Esquire's profile of Fox News architect and longtime ruiner of America Roger Ailes is a great read. It comes complete with Ailes interviews, which guarantee an unadulterated look at the man's weird, dark heart, because he doesn't really have a filter, even when talking to presumably unfriendly liberal journalists.
He's arthritic and a hemophiliac and incredibly sensitive and obsessed with a corrosive and self-deluded sense of his own "authenticity." He's paranoid and sentimental and surprisingly un-self-aware. He seems largely to believe in what everyone else thinks is cynical self-serving bullshit.
Take, for example, the selective way he remembers the issue of flag pins, post-9/11:
Then he told a story of triumph, about wearing a flag pin to an event at New York's Museum of Television & Radio after 9/11 and being accosted by none other than Morley Safer and "that asshole Dick Wald" for giving up his journalistic objectivity. They really got on him, asking how he could possibly be fair and balanced sporting a flag pin, until finally he'd had enough: " 'Look,' I said, 'I might be a little squishy about killing babies. But I'm pro-choice about flag pins!' "
O-kay ... and so Esquire called Dick Wald afterward for comment. "I remember it a little differently," he said. "We weren't asking whether Roger had a right to wear a flag pin. I would never do that. What we were talking about, if I remember correctly, was whether anchors should wear flag pins. I seem to remember something about Roger asking his anchors to wear flag pins... ."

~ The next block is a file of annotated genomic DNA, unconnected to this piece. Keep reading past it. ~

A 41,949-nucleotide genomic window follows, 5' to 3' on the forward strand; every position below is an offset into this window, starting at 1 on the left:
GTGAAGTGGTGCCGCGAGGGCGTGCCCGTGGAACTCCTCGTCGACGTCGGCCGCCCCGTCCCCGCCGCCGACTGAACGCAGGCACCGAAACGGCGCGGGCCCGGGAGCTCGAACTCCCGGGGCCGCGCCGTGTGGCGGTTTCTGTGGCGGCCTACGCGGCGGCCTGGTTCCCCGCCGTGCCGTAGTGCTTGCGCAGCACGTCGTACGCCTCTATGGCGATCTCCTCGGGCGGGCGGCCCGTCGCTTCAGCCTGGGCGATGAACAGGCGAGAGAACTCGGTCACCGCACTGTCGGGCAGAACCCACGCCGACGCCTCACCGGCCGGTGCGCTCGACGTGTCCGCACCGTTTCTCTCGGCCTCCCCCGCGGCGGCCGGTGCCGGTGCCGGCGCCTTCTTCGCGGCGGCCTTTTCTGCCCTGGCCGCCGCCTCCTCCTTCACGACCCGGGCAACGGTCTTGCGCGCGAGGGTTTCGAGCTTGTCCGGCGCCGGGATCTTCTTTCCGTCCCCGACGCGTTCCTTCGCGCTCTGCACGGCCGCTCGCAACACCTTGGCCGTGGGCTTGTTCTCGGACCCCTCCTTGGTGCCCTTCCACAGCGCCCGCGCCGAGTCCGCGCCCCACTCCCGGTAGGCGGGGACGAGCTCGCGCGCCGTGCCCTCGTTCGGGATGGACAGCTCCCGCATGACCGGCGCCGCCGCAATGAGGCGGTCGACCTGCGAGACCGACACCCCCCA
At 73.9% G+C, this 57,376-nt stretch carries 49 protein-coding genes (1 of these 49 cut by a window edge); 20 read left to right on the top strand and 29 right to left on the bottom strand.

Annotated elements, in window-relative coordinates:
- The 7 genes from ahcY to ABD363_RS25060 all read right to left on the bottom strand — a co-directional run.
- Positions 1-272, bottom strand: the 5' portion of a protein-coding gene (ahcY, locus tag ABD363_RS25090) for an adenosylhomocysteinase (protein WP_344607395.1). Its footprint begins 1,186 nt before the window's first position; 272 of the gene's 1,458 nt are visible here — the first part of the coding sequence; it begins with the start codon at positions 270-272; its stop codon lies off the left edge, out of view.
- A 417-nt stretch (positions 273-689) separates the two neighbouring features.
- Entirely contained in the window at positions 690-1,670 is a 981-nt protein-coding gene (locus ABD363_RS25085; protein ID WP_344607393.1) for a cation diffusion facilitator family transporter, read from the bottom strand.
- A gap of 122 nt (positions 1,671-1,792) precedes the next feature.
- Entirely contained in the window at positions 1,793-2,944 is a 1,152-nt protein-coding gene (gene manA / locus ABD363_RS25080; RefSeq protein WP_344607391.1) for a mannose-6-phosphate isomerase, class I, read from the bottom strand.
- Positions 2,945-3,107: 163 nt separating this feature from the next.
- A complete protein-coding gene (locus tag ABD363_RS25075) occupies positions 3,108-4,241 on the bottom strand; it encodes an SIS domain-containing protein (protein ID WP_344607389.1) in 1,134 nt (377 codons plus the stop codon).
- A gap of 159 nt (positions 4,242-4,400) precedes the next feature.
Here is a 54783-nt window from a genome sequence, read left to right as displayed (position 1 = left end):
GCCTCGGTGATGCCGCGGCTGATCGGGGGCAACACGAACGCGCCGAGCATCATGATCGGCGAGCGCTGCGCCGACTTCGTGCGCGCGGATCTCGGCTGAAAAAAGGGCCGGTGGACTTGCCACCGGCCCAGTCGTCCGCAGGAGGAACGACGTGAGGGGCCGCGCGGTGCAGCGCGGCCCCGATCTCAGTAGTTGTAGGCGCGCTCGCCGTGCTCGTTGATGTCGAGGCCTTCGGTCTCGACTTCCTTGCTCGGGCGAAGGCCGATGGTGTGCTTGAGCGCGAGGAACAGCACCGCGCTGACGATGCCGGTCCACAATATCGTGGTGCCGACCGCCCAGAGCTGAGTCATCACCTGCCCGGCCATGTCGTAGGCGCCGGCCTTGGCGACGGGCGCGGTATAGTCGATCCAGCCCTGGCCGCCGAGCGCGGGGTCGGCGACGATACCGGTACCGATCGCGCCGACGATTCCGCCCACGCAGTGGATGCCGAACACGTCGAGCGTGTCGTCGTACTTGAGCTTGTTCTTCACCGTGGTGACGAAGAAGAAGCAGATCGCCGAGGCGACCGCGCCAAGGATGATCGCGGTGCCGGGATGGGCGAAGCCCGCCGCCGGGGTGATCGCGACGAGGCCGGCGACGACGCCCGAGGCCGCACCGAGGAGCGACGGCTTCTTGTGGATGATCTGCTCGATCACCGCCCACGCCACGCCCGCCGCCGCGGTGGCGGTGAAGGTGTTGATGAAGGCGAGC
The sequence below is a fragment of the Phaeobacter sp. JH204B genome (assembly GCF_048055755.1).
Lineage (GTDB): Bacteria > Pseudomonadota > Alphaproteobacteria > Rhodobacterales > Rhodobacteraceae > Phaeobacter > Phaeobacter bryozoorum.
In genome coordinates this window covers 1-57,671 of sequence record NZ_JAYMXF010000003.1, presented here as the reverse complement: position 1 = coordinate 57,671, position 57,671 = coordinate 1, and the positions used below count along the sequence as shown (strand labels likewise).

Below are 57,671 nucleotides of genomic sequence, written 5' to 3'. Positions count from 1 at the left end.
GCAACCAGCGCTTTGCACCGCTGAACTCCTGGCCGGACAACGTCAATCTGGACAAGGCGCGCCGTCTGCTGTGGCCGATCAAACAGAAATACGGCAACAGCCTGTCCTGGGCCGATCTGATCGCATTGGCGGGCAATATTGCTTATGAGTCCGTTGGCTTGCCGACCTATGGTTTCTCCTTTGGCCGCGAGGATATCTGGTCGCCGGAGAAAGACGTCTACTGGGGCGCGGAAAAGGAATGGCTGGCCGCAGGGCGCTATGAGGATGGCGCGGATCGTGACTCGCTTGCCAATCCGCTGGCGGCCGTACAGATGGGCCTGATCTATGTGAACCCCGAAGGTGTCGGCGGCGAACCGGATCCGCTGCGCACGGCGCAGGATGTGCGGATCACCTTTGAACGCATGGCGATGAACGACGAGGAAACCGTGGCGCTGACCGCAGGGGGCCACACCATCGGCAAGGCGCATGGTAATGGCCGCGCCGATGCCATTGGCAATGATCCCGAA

Wald is a liberal journalism professor, obviously -- and also an old friend of Ailes,
from when he ran NBC News while Ailes ran CNBC. [Correction: Though they know each other, Ailes and Wald didn't work at NBC News at the same time.]
The other fun fact is that Ailes can't handle having a BlackBerry because he kept responding to his hate mail with over-the-top threats to beat the crap out of people. (It is suggested that his BlackBerry was taken away by his P.R. staff, in order to prevent these e-mails from leaking, though Ailes says that he rid himself of the cursed machine because its use is below someone of his stature.)
The story is by the great Tom Junod, whose previous work on the Fox beat was this very entertaining Shepard Smith profile. Junod's friendly portrait of Shep may be why Ailes participated in this profile, which is fair and also fairly vicious. Ailes seems to be trapped in the intemperate, apocalyptic bubble of unease and paranoia that his own network fosters.